Party's Over : Oil, War and the Fate of Industrial Societies, Paperback

Party's Over : Oil, War and the Fate of Industrial Societies Paperback

3 out of 5 (1 rating)


Without oil, what would you do? How would you travel? How would you eat? What would everyday life be like? The world is about to change dramatically and permanently as a result of oil depletion.

Within the next few years, the global production of oil will peak.

Thereafter, even with a switch to alternative energy sources, industrial societies will have less energy available to do all the things essential to their survival.

We are entering a new era as different from the industrial one as the latter was from mediaeval times. "The Party's Over" deals head-on with the imminent decline of cheap oil.

It shows how oil and war have been closely related for the past century, and how competition to control oil supplies is likely to lead to new resource wars in the Middle East, Central Asia, and South America. Tracing the crucial role of fossil fuels in the rise of industrialism, Heinberg discusses the degree to which energy alternatives can compensate for oil, and recommends: a managed transition to a slower-paced, low-energy, sustainable society in the future; a global programme of resource conservation and sharing implemented by the US - the world's foremost oil consumer and the most mightily armed nation in world history - in concert with other countries; and realistic ways for families, communities, nations, and the world to prepare for the coming crisis.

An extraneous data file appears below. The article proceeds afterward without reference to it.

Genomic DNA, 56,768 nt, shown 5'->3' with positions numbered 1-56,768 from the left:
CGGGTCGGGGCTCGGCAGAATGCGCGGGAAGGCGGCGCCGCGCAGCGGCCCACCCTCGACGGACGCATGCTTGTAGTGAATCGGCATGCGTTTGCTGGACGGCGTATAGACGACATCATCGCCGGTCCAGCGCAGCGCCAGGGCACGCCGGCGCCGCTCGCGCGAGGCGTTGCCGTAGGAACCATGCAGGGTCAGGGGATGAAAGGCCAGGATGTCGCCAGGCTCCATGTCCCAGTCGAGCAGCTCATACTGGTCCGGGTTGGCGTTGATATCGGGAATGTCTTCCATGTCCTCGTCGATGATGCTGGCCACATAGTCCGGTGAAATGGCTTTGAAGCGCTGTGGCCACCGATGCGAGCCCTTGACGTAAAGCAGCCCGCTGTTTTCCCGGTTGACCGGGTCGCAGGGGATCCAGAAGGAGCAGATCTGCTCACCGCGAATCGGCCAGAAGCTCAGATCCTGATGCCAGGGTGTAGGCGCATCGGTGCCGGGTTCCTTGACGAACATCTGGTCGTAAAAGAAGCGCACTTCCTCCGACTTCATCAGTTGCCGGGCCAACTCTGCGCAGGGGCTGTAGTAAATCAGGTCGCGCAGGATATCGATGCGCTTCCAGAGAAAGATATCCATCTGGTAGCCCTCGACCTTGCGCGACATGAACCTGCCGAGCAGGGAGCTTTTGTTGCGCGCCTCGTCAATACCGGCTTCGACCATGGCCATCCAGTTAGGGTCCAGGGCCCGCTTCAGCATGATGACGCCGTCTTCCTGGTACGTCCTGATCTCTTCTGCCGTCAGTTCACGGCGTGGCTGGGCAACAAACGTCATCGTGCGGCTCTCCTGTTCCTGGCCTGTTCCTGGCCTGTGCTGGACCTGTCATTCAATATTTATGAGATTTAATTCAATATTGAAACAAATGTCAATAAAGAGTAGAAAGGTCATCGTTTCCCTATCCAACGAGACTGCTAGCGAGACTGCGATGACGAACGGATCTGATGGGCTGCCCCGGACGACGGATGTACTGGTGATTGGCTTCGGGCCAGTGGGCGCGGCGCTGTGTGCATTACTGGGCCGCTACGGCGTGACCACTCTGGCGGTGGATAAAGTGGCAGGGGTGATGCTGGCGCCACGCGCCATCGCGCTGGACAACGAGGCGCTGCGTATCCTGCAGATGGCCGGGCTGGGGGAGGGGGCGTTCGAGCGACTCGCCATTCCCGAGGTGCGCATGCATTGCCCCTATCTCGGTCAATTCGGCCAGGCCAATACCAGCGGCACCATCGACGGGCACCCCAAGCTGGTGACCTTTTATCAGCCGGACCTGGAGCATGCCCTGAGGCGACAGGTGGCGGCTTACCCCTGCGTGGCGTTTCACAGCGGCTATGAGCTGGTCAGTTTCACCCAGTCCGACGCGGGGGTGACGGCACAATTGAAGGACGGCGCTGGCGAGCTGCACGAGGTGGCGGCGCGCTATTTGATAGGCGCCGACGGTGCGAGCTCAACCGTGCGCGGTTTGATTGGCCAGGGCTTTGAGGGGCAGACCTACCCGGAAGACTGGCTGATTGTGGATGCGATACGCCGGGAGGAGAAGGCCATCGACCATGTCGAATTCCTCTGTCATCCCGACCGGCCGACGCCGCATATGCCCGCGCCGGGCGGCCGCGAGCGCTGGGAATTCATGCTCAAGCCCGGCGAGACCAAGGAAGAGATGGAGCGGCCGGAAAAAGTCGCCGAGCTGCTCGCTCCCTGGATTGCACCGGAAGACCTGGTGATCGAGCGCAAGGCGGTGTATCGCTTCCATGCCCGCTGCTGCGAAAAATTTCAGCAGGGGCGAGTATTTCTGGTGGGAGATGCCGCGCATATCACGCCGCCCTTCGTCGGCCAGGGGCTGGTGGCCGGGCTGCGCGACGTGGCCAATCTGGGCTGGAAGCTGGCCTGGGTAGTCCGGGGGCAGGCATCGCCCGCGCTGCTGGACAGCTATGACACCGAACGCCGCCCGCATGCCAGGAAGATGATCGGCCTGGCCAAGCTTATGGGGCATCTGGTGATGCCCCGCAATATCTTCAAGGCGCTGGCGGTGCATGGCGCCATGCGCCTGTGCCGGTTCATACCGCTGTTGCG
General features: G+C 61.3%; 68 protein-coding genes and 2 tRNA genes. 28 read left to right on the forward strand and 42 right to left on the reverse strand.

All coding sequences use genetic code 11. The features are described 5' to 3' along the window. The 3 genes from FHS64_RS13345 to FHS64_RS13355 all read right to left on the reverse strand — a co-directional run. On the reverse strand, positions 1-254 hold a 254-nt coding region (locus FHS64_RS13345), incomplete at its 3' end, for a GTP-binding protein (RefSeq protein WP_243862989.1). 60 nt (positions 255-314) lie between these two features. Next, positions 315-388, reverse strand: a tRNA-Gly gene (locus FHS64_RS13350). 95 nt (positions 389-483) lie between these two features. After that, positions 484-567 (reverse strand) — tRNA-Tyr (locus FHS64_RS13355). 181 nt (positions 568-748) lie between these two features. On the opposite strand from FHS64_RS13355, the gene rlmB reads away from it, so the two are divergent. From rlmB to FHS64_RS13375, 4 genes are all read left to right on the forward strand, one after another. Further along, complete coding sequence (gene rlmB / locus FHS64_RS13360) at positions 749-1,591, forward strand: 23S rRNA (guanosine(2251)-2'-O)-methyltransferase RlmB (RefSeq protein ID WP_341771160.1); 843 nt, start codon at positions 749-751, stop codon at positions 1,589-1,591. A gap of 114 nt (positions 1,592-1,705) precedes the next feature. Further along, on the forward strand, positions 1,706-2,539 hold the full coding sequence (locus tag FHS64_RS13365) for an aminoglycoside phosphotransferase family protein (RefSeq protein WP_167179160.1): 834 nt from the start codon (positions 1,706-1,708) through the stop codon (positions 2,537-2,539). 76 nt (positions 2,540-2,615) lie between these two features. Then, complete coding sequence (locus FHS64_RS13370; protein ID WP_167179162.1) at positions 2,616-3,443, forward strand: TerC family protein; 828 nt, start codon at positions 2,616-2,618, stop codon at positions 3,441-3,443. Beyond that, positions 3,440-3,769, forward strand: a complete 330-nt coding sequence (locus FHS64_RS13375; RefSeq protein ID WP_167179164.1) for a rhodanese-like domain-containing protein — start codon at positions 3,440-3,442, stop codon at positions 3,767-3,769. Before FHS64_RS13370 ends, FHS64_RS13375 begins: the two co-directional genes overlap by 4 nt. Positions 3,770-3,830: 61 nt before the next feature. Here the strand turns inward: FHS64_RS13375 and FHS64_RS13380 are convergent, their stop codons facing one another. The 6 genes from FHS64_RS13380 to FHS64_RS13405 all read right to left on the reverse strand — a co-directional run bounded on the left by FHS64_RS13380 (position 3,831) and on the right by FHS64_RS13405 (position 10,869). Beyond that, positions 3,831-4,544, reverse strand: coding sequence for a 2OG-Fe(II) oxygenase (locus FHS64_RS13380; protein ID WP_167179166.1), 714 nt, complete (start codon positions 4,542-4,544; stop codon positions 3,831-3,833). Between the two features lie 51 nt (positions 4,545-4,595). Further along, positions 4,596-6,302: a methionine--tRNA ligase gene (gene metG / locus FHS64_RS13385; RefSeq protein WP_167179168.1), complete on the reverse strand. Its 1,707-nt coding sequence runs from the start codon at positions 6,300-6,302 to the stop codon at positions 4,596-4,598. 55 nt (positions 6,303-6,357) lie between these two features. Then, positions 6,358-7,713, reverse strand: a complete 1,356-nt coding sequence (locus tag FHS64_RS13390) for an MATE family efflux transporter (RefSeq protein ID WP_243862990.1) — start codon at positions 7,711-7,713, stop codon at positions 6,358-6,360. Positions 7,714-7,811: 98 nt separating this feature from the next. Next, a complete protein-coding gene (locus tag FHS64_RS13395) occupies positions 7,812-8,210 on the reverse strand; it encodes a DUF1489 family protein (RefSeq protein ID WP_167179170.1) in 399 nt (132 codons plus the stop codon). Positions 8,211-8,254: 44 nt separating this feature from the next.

A riveting wake-up call that does for oil depletion, what Rachel Carson's "Silent Spring" did for the issue of chemical pollution - i.e. raising to consciousness a previously ignored global problem of immense proportions - "The Party's Over" is essential reading for all those concerned with the future of modern life as we know it.




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This was the first book I read on the topic of peak oil, so it was an eye-opening experience. It makes the case for peak oil to a general audience without too much technical detail and describes the likely consequences. He may be too dismissive of alternative power sources, notably solar thermal technologies, which M.K. Hubbert thought were viable in principle even in the 1960's, but at this point we are a long way from making that a reality.

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